Biomarkers, Sweat and Tears
A novel wearable biofluidic device could noninvasively analyze biomarkers in sweat – and diagnose disease
William Aryitey |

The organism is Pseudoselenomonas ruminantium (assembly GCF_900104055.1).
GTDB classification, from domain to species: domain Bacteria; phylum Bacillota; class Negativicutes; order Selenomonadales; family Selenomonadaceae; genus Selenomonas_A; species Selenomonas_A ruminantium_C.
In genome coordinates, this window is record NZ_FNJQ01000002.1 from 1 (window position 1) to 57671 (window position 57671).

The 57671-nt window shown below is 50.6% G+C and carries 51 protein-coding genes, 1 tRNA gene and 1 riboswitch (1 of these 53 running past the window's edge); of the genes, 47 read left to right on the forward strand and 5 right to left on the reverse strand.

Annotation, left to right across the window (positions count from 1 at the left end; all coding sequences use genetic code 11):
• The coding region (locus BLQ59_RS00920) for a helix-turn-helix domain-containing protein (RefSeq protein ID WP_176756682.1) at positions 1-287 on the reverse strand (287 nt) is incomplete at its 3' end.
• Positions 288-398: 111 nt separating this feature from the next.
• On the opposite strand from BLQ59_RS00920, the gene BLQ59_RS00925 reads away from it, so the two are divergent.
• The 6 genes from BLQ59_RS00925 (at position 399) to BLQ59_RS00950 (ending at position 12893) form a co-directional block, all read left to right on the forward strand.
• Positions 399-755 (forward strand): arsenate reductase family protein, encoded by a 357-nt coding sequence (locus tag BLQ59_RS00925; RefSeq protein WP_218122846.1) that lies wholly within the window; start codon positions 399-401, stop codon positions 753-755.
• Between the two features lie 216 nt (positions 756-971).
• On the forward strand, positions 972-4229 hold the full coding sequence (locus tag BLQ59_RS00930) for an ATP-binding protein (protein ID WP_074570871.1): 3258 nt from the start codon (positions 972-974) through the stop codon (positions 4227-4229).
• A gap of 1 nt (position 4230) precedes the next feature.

An eight-hour fast, a pin prick, and a blood test. Standard procedure when testing for diabetes, but could the same diagnosis be made by wearing an epidermal patch instead? Researchers at Northwestern University are working towards making that a reality with their “lab on the skin” device which collects, stores, and analyzes sweat in real time (1). Why focus on sweat? John Rogers, Professor of Materials Science and Engineering at Northwestern University, explains, “Sweat is an interesting class of biofluidics because it can be captured noninvasively. We were looking to work on a simple type of device capable of performing in situ chemical analysis of sweat, as well as analyzing sweat rates and total sweat loss.” Importantly, sweat contains an array of biomarkers that can be vital indicators of health and physiological status. Could this approach present a feasible solution to invasive sampling and, importantly, a viable diagnostic option? That’s certainly the hope.
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